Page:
How to protect software on classroom iMacs?

Discussion in 'Mac Apps and Mac App Store' started by unregbaron, Sep 23, 2011.

  1. unregbaron macrumors regular

    Joined:
    Oct 20, 2002
    #1
    Hi

    Can anyone help?

    I want to install software on some iMacs like adobe creative suite but how can I stop someone copying these over to a memory stick and walking off with it?

    Thanks
     
  2. TheBlankPage, Sep 23, 2011
    Last edited: Sep 23, 2011

    TheBlankPage macrumors newbie

    TheBlankPage

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    Aug 16, 2011
    Location:
    Vancouver, Canada
    #2
    Device Filter Mac?

    Though Adobe's DRM system for its CS suite should keep most from "walking away with it", you could look at using a program like Device Filter Mac (which was sold by Faronics). It allowed you to block I/O access in various ways (USB, FireWire, Ethernet, etc.) and log which users were trying to access which ports.

    They don't directly sell the product anymore, I don't think, but you may still be able to get a copy - if this sort of desktop intrusion protection would work in your situation.
     
  3. blatopilot macrumors regular

    Joined:
    Sep 24, 2011
    #3
    You could try enabling parental controls. Make yourself admin and create a separate guest or other account.

    I know you can stop access to programs, but you could also probably stop access to the folders. It's quite easy to do. You just add the folder you don't want a particular account to be able to access. If its a classroom, you probably don't want them set up as admin anyway.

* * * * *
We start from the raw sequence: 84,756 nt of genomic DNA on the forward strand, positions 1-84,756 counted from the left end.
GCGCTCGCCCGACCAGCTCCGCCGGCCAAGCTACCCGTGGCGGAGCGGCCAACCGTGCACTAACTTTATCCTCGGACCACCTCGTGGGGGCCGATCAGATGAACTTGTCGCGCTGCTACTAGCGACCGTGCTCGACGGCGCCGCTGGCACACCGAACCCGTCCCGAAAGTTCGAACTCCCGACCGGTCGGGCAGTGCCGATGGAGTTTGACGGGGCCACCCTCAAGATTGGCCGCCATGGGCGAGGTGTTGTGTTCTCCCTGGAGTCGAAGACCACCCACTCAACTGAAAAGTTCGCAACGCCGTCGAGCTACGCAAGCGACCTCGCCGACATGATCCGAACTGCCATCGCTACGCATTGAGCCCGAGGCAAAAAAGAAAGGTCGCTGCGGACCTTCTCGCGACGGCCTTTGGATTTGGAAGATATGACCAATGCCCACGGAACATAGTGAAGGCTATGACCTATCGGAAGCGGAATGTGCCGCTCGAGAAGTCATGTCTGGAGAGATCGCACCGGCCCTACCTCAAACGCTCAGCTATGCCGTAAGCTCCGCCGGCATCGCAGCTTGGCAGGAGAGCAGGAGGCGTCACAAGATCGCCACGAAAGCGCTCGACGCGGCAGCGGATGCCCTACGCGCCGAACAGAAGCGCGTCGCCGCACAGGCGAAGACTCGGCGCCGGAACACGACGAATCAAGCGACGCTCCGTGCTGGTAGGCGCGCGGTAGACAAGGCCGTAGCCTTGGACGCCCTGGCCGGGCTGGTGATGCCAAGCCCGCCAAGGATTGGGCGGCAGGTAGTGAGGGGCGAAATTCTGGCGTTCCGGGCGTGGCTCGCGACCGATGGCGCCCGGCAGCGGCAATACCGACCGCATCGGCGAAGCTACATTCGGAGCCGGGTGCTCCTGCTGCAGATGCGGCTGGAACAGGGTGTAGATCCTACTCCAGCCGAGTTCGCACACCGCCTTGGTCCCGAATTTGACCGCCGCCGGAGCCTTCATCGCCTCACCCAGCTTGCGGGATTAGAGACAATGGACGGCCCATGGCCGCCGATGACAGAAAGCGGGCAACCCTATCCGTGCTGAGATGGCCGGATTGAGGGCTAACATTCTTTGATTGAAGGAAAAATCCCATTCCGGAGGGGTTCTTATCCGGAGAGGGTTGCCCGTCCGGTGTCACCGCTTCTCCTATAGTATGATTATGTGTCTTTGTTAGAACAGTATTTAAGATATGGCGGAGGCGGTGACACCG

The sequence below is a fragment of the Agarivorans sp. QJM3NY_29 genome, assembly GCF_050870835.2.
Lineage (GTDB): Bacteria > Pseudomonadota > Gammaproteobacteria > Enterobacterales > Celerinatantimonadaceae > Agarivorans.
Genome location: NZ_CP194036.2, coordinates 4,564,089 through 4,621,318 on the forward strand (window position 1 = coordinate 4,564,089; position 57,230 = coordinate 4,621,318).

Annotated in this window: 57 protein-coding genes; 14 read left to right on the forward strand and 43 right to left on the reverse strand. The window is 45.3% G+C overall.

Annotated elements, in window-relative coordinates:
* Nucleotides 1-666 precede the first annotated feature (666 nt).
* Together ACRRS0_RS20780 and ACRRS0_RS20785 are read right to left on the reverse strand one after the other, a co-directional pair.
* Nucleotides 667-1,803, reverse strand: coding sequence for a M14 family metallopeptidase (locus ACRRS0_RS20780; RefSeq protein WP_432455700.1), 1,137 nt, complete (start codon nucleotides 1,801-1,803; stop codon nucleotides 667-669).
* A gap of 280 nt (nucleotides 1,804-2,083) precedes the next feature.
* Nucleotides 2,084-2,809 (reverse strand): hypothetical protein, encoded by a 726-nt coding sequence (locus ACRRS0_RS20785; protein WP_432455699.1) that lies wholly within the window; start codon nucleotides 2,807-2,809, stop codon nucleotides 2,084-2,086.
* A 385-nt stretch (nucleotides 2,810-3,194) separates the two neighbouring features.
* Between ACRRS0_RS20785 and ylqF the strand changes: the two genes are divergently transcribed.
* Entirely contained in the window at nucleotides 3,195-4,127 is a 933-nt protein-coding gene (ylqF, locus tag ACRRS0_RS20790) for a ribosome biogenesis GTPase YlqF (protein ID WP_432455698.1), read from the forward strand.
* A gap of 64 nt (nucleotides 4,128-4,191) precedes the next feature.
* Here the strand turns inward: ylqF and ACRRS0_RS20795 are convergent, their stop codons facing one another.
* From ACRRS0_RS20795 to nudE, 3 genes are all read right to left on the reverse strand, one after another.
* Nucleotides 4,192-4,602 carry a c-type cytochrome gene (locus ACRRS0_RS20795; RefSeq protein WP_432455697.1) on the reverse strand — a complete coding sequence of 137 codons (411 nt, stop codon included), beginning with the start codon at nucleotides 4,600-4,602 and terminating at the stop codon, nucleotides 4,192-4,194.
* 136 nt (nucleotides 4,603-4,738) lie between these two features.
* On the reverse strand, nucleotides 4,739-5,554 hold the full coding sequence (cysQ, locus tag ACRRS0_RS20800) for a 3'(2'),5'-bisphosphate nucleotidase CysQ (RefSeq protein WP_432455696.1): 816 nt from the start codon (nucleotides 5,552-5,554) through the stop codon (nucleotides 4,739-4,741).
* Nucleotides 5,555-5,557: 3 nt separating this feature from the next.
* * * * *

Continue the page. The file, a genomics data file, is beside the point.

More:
4. unregbaron thread starter macrumors regular

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    Oct 20, 2002
    #4
    Thanks for these tips - will let you know progress..
     
  5. AdrianK macrumors 68020

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    Feb 19, 2011
    #5
    Just out of sheer curiosity, why are you so interested in protecting Adobe's interests?

    Yup, I can't run CS5 on my Snow Leopard partition from my Lion partition because of this.
     
  6. CylonGlitch macrumors 68030

    CylonGlitch

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    #6
    Because, maybe, it's the right thing to do? Yes, they have DRM on it, and that should stop them. But what about other applications? I get the impression is that he doesn't want to be seen as giving out applications that were not legally purchased. And that's the right thing to do.
     
  7. interrobang macrumors 6502

    Joined:
    May 25, 2011
    #7
    You're not giving them out. You're using them according to (presumably) the license you were granted by the vendor. That license does not require you to take any special protective measures. So long as you're not leaving the original media or serial numbers out where anyone can find them, you're doing all that's required of you.

    If some student decides to pirate them, then it's the student that's in the wrong, not you.
     
  8. pirateyarrr macrumors regular